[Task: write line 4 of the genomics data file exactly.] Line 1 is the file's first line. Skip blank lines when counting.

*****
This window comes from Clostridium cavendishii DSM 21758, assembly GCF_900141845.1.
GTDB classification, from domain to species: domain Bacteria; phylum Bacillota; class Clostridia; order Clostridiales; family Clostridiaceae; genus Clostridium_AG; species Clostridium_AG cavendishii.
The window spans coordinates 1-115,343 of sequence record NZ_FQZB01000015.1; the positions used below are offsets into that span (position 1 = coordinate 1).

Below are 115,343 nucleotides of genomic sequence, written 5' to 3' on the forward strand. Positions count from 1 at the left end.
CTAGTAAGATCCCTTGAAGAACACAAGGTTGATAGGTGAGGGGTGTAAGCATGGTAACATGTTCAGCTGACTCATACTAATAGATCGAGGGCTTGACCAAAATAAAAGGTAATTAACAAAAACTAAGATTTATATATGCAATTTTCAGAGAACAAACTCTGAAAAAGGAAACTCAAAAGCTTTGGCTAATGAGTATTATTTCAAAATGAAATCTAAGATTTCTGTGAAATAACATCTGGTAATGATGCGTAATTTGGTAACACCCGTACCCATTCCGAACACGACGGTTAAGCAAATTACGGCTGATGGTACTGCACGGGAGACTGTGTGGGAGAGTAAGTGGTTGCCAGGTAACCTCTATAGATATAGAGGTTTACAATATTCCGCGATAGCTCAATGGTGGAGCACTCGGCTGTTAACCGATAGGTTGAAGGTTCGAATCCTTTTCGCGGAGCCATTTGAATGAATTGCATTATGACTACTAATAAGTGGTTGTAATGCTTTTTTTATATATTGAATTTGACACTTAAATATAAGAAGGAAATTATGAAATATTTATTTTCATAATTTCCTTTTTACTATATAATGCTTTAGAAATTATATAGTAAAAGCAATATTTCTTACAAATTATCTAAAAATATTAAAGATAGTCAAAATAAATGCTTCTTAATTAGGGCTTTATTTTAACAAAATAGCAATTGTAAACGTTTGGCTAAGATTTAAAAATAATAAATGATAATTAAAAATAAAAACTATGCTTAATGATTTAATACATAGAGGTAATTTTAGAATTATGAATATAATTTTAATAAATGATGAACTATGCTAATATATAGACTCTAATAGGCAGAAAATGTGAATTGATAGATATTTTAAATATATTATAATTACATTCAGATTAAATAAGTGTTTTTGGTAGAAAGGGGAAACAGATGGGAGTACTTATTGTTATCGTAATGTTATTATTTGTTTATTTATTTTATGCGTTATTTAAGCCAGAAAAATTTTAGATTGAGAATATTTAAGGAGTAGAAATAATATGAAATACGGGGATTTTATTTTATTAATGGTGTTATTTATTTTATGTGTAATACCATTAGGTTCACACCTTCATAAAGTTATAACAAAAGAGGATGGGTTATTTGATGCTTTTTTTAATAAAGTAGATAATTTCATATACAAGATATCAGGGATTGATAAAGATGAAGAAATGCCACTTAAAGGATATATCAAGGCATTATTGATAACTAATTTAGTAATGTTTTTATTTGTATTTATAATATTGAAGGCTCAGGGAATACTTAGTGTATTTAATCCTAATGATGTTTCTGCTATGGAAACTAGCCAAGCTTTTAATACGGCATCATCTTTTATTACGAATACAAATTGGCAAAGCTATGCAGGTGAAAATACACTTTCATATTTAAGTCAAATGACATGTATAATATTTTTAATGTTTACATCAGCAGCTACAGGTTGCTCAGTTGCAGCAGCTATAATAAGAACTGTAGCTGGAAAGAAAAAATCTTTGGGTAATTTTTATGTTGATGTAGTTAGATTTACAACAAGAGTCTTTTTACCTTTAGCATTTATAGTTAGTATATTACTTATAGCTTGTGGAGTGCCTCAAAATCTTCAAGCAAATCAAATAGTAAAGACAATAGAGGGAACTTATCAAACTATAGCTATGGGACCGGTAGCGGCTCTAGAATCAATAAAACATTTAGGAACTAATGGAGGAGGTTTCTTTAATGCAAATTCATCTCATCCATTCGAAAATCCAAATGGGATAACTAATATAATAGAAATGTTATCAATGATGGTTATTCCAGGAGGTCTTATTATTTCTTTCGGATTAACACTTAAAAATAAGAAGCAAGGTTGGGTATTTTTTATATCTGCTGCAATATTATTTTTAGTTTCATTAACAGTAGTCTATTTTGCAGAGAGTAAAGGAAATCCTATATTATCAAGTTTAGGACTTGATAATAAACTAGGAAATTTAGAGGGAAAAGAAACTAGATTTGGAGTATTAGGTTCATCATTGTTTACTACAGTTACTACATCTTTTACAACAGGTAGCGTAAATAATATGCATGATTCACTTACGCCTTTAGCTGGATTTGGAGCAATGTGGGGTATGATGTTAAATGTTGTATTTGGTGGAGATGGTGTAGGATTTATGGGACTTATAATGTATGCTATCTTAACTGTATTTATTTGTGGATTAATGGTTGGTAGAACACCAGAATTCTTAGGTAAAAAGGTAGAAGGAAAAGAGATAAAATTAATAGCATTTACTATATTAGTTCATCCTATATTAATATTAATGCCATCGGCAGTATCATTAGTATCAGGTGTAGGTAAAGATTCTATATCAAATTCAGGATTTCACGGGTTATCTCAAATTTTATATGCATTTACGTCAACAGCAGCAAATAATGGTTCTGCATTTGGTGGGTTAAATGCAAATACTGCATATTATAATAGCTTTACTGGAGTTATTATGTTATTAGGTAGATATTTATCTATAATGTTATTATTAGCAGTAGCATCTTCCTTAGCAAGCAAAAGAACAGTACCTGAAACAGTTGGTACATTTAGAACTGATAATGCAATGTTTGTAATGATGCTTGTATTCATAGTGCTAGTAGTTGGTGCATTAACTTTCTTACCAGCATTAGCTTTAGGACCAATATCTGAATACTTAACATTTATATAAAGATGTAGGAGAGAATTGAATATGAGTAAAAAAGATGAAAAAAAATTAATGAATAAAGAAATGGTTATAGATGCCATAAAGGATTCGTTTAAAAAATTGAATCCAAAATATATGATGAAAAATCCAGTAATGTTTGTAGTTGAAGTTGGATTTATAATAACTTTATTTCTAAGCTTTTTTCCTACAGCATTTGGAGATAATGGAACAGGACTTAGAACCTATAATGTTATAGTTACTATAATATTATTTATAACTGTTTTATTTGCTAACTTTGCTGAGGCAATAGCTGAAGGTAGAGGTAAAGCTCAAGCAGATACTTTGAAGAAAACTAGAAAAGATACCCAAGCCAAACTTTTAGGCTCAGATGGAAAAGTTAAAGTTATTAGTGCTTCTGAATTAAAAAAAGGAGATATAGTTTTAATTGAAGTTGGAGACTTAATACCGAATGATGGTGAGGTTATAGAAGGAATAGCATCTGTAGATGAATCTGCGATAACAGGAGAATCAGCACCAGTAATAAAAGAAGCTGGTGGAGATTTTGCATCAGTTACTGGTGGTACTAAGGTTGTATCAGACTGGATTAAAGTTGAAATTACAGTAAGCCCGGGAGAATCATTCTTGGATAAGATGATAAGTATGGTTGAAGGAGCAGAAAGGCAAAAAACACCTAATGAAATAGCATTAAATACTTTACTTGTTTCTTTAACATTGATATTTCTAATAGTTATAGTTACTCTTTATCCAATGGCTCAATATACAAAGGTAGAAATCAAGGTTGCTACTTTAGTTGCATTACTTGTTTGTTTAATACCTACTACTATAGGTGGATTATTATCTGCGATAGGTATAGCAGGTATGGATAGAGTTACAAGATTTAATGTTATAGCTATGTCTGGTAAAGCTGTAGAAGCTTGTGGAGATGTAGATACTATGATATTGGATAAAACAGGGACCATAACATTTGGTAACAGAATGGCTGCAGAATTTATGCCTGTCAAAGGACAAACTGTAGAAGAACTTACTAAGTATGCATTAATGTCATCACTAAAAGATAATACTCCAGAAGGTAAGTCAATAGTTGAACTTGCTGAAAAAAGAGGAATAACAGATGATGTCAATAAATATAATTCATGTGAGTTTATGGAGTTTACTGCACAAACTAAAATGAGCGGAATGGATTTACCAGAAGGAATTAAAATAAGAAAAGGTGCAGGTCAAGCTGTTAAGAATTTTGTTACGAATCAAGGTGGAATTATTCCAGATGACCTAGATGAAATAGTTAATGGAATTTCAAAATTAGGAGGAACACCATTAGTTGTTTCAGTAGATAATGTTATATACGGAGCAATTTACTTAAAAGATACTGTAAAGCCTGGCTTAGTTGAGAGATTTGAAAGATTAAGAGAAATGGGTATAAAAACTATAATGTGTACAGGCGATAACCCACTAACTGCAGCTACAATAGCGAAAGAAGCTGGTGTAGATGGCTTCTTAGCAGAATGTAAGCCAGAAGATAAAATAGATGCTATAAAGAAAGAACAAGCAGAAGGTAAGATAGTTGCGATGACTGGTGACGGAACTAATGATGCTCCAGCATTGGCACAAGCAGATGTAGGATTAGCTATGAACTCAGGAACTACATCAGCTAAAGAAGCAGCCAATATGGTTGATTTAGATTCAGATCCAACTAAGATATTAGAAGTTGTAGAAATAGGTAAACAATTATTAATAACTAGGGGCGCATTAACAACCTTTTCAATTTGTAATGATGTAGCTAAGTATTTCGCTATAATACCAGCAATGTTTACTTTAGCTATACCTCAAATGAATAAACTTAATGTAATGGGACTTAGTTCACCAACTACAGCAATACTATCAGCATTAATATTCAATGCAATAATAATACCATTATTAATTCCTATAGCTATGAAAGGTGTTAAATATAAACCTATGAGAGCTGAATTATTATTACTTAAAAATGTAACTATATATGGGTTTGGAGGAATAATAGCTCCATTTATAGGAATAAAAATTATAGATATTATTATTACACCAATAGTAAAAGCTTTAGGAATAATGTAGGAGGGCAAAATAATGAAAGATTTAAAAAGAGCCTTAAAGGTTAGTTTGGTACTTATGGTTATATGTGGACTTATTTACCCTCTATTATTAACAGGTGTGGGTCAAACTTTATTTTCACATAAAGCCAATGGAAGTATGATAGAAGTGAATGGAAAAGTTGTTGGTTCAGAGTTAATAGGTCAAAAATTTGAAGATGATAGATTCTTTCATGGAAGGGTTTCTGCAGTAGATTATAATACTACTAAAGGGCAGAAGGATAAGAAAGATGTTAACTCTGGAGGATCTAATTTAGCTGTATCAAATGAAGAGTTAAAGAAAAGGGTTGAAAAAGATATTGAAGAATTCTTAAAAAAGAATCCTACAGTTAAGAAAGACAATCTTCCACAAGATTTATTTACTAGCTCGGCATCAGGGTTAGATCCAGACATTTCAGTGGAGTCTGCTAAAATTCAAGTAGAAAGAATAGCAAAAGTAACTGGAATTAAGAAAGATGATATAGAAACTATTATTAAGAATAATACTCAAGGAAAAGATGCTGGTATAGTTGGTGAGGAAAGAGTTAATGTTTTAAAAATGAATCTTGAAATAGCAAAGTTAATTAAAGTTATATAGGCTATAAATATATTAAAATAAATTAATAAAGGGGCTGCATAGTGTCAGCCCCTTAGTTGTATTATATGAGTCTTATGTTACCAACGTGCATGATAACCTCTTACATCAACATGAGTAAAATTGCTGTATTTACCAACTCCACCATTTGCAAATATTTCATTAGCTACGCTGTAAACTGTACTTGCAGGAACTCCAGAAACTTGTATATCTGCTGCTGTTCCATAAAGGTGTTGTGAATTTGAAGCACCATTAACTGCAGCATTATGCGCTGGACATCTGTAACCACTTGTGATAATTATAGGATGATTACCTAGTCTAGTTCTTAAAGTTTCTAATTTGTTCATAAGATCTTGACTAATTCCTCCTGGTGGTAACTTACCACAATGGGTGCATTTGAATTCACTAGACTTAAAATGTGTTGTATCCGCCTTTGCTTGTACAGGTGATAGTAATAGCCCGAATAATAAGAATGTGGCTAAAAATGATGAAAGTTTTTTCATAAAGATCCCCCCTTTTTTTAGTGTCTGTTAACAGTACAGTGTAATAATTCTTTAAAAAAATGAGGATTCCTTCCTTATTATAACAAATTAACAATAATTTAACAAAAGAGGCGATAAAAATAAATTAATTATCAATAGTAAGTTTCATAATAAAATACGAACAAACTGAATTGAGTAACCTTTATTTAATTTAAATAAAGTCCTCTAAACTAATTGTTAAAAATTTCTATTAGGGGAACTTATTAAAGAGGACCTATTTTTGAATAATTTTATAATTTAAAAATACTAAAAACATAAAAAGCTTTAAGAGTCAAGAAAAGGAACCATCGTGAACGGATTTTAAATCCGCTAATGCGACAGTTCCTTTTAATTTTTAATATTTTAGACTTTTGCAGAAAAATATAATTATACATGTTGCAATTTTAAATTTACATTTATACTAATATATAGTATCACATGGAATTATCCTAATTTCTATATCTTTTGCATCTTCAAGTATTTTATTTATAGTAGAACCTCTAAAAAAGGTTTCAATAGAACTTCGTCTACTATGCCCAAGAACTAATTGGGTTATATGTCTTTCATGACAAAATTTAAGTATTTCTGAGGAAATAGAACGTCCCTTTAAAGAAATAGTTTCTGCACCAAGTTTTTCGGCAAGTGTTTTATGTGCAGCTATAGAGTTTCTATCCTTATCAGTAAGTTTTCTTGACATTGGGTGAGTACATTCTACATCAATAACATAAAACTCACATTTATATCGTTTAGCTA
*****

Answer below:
Below are 115,343 nucleotides of genomic sequence, written 5' to 3' on the forward strand. Positions count from 1 at the left end.